This I Believe

Richard - Baltimore, Maryland
Entered on October 26, 2006
Age Group: 50 - 65
Themes: science

This I Believe

I believe in the practice of medicine. I believe in the ancient and time honored practice of the art and science that binds the caregiver and patient together in intimacy that no other profession achieves. I believe in those to whom I look up to who pursue this practice with love and enthusiasm that transcends the contemporary pressures – societal, financial and legal that beleaguer it today.

Having been raised by two physicians in the so called golden age of medicine , the 1950’s and 60’s, I was led to believe that this was a choice of careers that allowed one to do well while doing good. The luster of high compensation, respect and low risk of legal attacks on one’s exercise of judgment and the entirely unavoidable human ability to err made medicine a highly sought after choice for my generation.

Shortly after I entered practice in 1983, the bubble burst and has continued to do so such that in less than four years, under current projections, some specialties will earn less than it costs to run the practice, thus producing a net income of zero or less. Chance occurrences producing bad outcomes and perceived or real disabilities produced as a result are treated as physician failures. Our legal system can only produce compensation by proving negligence in a court of law whether or not such negligence has occurred.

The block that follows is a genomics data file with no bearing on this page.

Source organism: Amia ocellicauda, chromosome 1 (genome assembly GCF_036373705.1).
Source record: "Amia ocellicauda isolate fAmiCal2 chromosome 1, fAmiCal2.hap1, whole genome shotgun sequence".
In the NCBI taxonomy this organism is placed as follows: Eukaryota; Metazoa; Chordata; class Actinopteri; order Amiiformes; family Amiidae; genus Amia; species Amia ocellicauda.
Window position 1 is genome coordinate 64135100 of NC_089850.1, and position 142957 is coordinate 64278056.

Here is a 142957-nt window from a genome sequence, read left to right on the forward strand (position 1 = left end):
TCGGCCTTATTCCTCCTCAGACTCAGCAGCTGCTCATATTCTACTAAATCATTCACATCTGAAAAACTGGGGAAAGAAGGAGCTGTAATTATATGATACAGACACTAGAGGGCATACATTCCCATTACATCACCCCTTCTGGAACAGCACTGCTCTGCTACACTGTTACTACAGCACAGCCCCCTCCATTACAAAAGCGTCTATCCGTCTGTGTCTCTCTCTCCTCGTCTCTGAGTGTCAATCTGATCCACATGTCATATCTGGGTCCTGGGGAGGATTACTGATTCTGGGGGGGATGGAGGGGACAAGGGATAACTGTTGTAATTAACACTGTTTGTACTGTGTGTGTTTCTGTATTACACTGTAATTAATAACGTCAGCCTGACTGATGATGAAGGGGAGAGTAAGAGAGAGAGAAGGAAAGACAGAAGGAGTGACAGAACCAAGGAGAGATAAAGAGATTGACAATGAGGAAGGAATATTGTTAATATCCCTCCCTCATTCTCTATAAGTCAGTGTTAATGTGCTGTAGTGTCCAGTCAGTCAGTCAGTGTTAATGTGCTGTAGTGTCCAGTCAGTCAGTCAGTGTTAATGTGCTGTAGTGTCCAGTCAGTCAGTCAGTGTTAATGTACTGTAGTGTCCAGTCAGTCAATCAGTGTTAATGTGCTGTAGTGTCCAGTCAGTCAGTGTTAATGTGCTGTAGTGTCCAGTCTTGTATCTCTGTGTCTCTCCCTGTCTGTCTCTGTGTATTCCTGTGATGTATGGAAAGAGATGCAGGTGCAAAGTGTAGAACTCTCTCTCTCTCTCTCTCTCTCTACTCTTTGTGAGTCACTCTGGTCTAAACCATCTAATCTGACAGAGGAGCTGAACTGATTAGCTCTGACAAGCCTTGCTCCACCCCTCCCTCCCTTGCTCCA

These events have not and cannot ever remove the satisfaction a physician experiences when in the course of helping people cope with adversity, he or she is admitted into a relationship of trust and intimacy with people of all ages and from all walks of life. This is a relationship that benefits the physician as well as the patient for it illustrates the common nature of many of our hopes and dreams for ourselves, for our families and for all others.

While I was in medical school, a physician whose particular interest was the relationship between psychiatry and internal medicine, made in a rather emphatic and impassioned speech, the point that many diseases were incurable and that the root of the word doctor was the Latin verb docere, meaning to lead, to teach. Hence it is the role of the physician to help patients live with and adjust to those health issues that are beyond the abilities of modern medicine to cure.

I hope that I will impart these beliefs to the medical students and doctors in training whom I teach the way that I have been influenced by those who have taught me and that this profession will retain the stature that it deserves for all time to come.